TODAY’S EDITORIAL CARTOON

by Brian Gable

Brian Gable/The Globe and Mail


LIVING BETTER

The strangest movie year on record deserves the strangest of previews

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The Globe’s Barry Hertz had started and stopped putting together a summer movie preview a half-dozen times. Not only because it’s anyone’s guess as to when theatres might reopen their doors, but because the streaming and video-on-demand landscape changes by the week.

So, to show you the movies coming out this year (not limited to the summer, because that’d be a mighty short and depressing read) The Globe and Mail presents its guide to the 25 most exciting movies definitely (probably, maybe) coming out this year, either via streaming, VOD or – with any luck – the big screen. But no promises.

Pete Davidson in "The King of Staten Island," directed by Judd Apatow.

Universal Pictures via AP


MOMENT IN TIME: June 4, 1940

British Prime Minister Winston Churchill gives a "Victory Salute" Aug. 27, 1941.

The Associated Press

Churchill delivers his ‘We shall fight on the beaches’ speech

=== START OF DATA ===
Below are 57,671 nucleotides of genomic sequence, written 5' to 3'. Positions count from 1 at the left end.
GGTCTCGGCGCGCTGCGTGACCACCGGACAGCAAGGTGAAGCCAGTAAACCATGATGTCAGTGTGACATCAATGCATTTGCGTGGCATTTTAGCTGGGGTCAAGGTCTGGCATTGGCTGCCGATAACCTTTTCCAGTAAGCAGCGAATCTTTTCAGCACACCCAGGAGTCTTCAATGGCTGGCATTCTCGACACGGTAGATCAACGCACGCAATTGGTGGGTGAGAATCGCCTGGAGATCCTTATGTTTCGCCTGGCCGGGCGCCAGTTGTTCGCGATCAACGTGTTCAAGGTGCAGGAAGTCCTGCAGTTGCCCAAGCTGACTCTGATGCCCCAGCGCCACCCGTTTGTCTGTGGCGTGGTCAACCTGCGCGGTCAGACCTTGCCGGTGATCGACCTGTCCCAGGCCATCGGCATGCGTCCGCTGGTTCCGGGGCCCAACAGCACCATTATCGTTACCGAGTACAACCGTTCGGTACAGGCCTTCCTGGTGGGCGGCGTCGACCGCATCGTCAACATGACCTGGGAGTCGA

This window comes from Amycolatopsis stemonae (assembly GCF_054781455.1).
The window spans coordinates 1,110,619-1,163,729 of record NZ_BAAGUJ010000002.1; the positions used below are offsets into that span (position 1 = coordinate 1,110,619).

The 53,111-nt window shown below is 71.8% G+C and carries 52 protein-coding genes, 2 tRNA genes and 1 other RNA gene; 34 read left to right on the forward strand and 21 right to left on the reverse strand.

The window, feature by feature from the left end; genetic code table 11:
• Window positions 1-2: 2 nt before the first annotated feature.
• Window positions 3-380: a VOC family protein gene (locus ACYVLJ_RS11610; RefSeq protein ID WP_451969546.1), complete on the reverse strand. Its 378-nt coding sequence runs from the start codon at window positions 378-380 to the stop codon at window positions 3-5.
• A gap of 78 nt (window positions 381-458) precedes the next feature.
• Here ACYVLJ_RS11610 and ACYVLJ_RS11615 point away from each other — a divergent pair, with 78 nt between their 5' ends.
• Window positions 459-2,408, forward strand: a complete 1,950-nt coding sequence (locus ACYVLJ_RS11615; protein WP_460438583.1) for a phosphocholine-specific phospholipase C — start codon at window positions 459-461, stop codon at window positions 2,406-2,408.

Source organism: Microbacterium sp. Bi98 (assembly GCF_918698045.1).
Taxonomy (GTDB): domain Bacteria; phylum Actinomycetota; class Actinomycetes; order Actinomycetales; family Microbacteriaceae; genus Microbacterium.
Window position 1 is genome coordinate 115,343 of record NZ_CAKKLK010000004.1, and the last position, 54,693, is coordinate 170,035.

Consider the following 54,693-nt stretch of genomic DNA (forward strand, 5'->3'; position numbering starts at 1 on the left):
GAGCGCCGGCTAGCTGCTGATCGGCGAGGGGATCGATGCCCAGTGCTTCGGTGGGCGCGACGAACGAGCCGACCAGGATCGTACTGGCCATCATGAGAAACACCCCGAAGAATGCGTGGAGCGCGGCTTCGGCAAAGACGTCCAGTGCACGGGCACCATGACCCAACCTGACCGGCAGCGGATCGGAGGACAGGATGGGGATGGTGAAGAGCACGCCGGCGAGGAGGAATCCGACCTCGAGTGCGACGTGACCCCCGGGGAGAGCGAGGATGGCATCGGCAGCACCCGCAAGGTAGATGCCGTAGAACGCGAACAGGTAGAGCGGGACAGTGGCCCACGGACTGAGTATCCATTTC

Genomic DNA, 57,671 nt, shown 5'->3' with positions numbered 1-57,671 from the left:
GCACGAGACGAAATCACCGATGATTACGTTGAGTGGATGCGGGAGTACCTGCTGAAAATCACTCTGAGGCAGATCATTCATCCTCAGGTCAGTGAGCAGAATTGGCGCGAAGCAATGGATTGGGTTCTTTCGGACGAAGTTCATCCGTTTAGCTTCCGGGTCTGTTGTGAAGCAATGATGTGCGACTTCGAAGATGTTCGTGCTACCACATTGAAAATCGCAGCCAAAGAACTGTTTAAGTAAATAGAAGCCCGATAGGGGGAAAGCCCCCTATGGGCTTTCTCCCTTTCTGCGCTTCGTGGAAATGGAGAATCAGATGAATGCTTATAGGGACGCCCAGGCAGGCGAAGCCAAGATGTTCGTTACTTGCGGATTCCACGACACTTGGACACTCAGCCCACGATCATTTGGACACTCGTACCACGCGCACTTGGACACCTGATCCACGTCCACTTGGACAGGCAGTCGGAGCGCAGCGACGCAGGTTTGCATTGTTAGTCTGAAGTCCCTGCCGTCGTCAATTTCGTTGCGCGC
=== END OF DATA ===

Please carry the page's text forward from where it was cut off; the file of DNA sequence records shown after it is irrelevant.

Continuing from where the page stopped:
Never in the history of mankind has such a great speech been heard by so few. Winston Churchill was addressing the House of Commons shortly after the “colossal military disaster” – Churchill’s words – that miraculously ended with the evacuation of more than 330,000 troops from the beaches at Dunkirk, in northern France. But “wars are not won by evacuations,” said the new prime minister, who had the terrible habit (for a politician) of telling it like it is. The speech had two main purposes: to assure Britain’s allies, especially the United States, that the island nation was not on the brink of falling to the Germans, who would soon take Paris, and to steel the British people against the darkness to come. Historians and linguists have noted Churchill’s use of the word “fight” – he uses it seven times in quick succession – with its root in the Old English feohtan, designed to resonate with his people at a deep level. But the British public did not hear it – not in 1940, anyway. The speech was not broadcast, and people who, many years later, recalled being moved by it probably heard a recording that Churchill made some nine years later. -Massimo Commanducci